The majority’s Views in Billy also fail to explore the concept of dignity, identifying it as integral to the case, but then not discussing the principle in a robustly (Views, para 8.3-8.4). The HRC has decided numerous cases using the principle of dignity to fortify claims for other human rights violations. Given the urgency and destructive, life-ending results of climate change, it is curious dignity was not similarly utilized by the majority in Billy to protect life—the primary right—in the climate change context. Dignity is, in General Comment 36, also cited in the context of indigenous persons (General Comment 36, paras 23 and 26), yet the majority’s Views fail to use this connection, despite the opportunity to do so.
Further, the majority appears to introduce a peculiar new procedural rule in Billy that the same set of facts cannot be used to claim multiple violations of the Covenant (Views, para 8.6). We cannot find any prior suggestion that each Covenant violation must arise from an independent set of facts. Nor does the HRC’s jurisprudence suggest that one exists. In fact, in numerous other cases the HRC has drawn upon one set of facts to prove violations of multiple articles of the Covenant, particularly in cases of enforced disappearance. The Bulkan, Kran and Sancin opinion rightly observes, even if independence of facts was a requirement, the violations of articles 27 and 6 are qualitatively independent in this case.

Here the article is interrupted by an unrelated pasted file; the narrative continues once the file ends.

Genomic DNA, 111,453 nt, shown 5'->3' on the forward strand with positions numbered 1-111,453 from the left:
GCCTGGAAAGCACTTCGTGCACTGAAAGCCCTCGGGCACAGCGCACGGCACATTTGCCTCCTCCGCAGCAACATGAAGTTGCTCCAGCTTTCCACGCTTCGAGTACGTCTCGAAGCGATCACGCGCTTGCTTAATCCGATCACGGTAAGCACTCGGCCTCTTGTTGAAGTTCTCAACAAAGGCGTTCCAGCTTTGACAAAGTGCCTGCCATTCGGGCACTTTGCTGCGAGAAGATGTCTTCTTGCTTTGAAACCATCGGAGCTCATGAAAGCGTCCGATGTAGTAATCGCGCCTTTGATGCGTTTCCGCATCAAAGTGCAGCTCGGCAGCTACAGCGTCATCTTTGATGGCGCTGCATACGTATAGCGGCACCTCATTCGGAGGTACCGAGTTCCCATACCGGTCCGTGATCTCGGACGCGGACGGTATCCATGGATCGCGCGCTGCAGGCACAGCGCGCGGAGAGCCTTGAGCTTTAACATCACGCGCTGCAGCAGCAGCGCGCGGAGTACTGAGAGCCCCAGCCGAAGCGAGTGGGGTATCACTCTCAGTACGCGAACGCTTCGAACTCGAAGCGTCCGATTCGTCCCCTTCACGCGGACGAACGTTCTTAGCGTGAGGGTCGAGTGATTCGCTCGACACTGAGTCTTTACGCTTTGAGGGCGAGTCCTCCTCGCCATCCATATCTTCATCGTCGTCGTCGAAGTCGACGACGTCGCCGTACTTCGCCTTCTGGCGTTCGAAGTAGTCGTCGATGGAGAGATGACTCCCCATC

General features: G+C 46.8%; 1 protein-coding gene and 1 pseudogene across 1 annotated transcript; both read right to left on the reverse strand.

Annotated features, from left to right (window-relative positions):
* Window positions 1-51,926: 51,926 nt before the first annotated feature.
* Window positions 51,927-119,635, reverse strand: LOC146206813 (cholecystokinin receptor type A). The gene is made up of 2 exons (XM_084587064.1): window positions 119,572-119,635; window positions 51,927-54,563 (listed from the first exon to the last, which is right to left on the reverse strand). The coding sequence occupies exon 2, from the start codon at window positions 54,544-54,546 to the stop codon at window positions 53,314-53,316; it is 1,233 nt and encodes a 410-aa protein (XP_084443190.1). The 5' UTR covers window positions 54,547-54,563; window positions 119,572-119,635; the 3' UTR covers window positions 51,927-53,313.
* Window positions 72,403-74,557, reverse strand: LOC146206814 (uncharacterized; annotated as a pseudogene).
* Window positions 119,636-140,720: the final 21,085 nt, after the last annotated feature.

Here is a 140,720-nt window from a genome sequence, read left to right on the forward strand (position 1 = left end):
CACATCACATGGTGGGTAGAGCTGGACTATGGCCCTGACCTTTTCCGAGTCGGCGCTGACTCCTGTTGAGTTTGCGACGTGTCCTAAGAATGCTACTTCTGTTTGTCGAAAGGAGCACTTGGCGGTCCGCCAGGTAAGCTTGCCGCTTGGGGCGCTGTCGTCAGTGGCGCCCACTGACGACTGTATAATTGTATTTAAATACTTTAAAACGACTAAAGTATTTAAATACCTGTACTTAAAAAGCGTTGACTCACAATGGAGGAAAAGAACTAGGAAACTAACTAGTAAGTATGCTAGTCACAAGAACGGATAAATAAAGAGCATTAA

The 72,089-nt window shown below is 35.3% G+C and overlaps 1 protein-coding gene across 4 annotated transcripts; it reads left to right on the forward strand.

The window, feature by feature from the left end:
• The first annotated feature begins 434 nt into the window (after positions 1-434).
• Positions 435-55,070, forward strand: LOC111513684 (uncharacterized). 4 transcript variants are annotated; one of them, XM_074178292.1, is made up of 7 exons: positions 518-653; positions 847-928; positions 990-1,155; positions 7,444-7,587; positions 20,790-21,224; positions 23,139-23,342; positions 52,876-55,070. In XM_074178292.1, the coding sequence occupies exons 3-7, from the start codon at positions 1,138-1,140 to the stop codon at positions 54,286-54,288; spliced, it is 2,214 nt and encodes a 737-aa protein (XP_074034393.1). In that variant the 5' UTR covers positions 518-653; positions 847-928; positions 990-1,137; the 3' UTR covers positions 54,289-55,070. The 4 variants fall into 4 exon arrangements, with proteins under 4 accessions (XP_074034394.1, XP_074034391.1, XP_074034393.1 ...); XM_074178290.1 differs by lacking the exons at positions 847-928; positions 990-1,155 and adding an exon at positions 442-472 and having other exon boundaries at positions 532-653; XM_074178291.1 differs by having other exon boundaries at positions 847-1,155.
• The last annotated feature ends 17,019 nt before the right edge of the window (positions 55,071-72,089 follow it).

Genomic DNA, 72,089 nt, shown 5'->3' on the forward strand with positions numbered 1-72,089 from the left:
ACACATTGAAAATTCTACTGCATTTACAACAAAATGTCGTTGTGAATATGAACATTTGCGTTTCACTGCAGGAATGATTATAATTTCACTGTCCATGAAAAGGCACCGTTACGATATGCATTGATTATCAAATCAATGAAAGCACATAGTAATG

Why the Unnecessarily High Legal Standard?